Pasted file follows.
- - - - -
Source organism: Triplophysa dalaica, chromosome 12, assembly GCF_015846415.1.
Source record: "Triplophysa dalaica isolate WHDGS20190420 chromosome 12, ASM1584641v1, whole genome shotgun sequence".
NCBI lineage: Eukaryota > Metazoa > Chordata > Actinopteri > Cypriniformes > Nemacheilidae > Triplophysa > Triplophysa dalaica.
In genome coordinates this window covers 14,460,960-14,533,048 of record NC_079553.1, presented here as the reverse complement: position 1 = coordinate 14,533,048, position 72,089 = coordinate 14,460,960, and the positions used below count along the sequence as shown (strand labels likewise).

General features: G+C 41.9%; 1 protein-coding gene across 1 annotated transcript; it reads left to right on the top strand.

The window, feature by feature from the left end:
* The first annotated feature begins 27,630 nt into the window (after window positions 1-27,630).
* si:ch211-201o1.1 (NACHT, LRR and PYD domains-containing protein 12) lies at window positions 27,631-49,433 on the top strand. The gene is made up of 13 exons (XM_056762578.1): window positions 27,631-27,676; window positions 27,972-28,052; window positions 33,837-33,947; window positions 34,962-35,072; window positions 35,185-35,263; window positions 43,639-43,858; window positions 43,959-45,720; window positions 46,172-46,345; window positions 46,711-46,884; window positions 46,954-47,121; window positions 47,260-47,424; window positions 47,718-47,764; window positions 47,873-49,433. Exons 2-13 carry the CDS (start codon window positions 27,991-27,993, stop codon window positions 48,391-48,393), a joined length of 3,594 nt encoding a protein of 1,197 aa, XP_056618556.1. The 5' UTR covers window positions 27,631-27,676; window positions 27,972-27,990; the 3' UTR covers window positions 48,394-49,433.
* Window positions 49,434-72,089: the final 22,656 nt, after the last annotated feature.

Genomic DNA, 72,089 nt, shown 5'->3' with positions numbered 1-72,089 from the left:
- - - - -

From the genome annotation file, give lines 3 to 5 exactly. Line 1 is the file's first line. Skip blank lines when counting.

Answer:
NCBI lineage: Eukaryota > Metazoa > Chordata > Actinopteri > Cypriniformes > Nemacheilidae > Triplophysa > Triplophysa dalaica.
In genome coordinates this window covers 14,460,960-14,533,048 of record NC_079553.1, presented here as the reverse complement: position 1 = coordinate 14,533,048, position 72,089 = coordinate 14,460,960, and the positions used below count along the sequence as shown (strand labels likewise).

General features: G+C 41.9%; 1 protein-coding gene across 1 annotated transcript; it reads left to right on the top strand.